# Finding Magnetic Field using Lorentz Force

1. Jan 19, 2015

### derrickb

1. The problem statement, all variables and given/known data
Show that two measurements F1 and F2 of magnetic force at a fixed point are sufficient enough to determine B at that point as (see picture) provided v1 and v2 are orthogonal.

2. Relevant equations

F = qv x B
Bz = cFx/(qvy)
By = cFz/(qvx)
Bx = cFy/(qvz)

3. The attempt at a solution
I have 3 pages of various attempts that I can upload if necessary. I can't seem to figure out what the orthogonality has anything to do with and to be honest, the professor wrote this down on the board and he could have forgotten an exponent or something like that. If someone could even just give me a hint as to what the orthogonal velocities has anything to do with, I may be able to figure it out from there.

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• ###### image2.JPG
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2. Jan 19, 2015

### lightgrav

he means that you only need v_x and v_y , if you know all components of their Forces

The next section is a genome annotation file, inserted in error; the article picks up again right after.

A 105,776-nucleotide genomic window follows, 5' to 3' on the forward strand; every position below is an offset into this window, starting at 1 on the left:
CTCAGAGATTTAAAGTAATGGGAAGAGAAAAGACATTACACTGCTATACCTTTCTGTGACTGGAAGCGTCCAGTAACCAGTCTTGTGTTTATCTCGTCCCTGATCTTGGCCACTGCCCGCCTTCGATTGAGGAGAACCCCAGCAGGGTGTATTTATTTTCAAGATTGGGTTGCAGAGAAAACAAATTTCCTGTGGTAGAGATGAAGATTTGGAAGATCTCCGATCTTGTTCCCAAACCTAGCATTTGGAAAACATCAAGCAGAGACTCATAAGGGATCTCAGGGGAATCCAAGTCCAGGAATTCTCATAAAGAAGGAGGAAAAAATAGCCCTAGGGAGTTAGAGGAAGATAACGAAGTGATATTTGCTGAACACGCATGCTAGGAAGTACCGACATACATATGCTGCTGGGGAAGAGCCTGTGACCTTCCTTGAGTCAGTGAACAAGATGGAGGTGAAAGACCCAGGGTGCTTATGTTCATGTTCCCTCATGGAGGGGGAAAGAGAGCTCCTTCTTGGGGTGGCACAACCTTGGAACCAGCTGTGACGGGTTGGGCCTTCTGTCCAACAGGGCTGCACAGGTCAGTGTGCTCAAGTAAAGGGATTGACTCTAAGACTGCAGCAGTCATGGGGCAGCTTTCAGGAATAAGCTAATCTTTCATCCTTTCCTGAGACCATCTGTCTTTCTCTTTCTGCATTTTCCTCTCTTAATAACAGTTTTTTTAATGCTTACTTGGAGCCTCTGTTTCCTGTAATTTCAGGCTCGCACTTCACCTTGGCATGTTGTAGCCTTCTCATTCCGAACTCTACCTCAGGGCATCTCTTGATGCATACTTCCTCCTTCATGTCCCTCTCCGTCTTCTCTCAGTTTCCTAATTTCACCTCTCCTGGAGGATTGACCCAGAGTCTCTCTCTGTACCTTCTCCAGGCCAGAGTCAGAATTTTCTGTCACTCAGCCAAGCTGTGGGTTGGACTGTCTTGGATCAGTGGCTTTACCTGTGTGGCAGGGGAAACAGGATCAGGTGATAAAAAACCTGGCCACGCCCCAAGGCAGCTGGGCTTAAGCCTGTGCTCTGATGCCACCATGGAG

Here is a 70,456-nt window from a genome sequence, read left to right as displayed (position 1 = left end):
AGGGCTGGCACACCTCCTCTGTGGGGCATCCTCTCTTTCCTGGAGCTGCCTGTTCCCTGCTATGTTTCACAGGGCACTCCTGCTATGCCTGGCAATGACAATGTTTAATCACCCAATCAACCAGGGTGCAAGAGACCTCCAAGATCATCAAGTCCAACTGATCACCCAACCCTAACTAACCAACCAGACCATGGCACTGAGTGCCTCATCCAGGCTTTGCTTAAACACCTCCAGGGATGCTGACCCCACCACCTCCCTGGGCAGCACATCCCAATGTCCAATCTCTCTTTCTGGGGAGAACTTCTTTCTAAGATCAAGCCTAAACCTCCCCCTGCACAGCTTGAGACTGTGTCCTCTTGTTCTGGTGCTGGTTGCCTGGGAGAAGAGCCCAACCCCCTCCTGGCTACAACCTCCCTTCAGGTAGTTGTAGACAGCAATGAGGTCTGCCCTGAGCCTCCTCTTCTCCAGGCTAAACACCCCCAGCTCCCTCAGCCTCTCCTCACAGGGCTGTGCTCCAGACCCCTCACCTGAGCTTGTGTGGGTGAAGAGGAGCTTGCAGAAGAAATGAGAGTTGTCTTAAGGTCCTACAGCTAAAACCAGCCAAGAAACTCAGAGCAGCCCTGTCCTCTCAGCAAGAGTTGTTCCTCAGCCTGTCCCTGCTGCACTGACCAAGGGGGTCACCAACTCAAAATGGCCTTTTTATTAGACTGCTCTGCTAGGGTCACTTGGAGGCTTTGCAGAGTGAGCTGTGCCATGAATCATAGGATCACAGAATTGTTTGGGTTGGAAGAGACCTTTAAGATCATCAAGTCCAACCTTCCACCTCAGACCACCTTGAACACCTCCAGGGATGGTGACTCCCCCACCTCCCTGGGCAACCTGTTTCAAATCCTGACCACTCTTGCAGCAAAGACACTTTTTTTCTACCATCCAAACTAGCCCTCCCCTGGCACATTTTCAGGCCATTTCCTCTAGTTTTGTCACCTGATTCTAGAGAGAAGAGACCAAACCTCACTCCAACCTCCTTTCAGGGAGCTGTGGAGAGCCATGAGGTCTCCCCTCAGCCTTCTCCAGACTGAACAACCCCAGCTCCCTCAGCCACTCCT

3. Jan 19, 2015

### derrickb

I'm a little confused by what you're saying. Why don't you need the z-components of the velocities?

4. Jan 19, 2015

### derrickb

Nevermind I just remembered there is no force caused by the velocity in the direction of the field. So you mean you only need v_x and v_y if B is in the z-direction?

5. Jan 19, 2015

### lightgrav

If F_1,z is applied to qv_x , what does that tell you? (yes, B_y)
If F_2,z is applied to qv_y , what does that tell you? (your original post doesn't have this)

6. Jan 19, 2015

### derrickb

That would tell you B_x?

7. Jan 19, 2015

### lightgrav

actually its negative.
Each component of F has 2 contributions from each cross-product. example: F_z = qv_x B_y - qv_y B_x
(OMG! qv x B = - B x qv ! is this cool?)